Reported by Regina Raccuglia
NASHVILLE, Tenn.People who have reached out to help clean up the Gulf Coast oil spill were shocked to learn they were scammed.
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More than 100 middle Tennesseans who are trying to help were scammed after they gave out their credit card over the phone.
Kathleen Calligan with the Better Business Bureau of Middle Tennessee said there is a new surge of scammers asking for quick donations by credit card.
When the BBB first got the reports, these scams were mainly through the phone. Now a new tier of scams have started to target people's e-mail.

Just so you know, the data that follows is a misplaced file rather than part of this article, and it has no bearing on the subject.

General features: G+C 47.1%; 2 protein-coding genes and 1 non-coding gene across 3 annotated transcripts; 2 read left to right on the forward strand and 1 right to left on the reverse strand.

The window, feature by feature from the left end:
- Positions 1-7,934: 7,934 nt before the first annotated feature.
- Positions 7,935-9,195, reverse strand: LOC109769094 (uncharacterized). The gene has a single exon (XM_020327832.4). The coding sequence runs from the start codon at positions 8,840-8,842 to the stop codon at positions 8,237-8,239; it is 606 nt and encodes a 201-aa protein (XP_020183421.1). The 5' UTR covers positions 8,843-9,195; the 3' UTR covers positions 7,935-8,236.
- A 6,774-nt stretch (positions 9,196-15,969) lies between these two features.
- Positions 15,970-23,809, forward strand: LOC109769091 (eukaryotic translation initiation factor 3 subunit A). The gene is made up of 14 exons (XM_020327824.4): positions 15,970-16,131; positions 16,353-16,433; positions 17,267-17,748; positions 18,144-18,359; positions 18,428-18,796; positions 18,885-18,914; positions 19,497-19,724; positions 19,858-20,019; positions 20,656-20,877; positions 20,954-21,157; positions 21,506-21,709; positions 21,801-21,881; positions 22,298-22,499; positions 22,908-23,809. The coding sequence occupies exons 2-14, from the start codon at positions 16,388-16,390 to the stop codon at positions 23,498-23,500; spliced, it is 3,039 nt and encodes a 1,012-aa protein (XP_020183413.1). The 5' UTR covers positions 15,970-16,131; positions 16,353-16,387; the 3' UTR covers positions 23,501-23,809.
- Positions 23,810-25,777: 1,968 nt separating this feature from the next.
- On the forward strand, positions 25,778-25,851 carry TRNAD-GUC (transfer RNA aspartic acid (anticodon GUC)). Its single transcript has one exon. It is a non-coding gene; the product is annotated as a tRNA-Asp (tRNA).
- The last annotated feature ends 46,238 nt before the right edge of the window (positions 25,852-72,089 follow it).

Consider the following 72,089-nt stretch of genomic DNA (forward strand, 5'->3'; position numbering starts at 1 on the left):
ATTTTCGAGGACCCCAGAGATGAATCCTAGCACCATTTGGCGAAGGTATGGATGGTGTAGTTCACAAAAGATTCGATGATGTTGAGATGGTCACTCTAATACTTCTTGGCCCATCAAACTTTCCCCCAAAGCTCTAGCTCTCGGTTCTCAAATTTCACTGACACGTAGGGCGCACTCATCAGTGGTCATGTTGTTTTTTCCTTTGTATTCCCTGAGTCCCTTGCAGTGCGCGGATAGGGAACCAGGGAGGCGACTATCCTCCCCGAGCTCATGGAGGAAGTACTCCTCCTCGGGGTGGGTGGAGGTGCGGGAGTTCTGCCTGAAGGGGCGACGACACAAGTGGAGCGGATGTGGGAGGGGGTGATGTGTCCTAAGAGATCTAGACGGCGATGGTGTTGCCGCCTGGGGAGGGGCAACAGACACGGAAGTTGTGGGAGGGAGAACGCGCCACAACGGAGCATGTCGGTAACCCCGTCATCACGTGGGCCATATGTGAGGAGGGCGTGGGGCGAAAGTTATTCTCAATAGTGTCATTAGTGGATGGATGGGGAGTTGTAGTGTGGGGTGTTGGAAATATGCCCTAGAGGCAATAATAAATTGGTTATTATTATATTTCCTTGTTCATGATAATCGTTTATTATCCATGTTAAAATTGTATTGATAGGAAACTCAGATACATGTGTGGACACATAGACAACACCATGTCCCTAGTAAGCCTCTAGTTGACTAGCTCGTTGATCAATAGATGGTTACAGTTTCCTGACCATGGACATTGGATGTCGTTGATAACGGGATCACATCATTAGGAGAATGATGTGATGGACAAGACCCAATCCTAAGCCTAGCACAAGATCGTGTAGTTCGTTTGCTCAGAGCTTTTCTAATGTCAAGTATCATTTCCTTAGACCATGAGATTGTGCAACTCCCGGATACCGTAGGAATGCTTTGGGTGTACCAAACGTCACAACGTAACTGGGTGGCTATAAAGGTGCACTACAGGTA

The FBI rarely handles cases like this, but it has started to investigate out of concern over the number of thieves trying to profit from the oil spill.
Donors can stay on top of their donation with a legitimate organization by asking one question, according to Calligan:
"If I give a dollar, how much is actually going down to the Gulf that is going to be used in that cleanup, and how much is going to fund raising?" she said.
The BBB said no more than 60 percent of a person's donation should be used to pay for fundraising or administrative fees for the company, but there are many organizations that give most of a donation to the actual cause.
Click here for a list of approved charities assisting the Gulf Coast oil spill cleanup.
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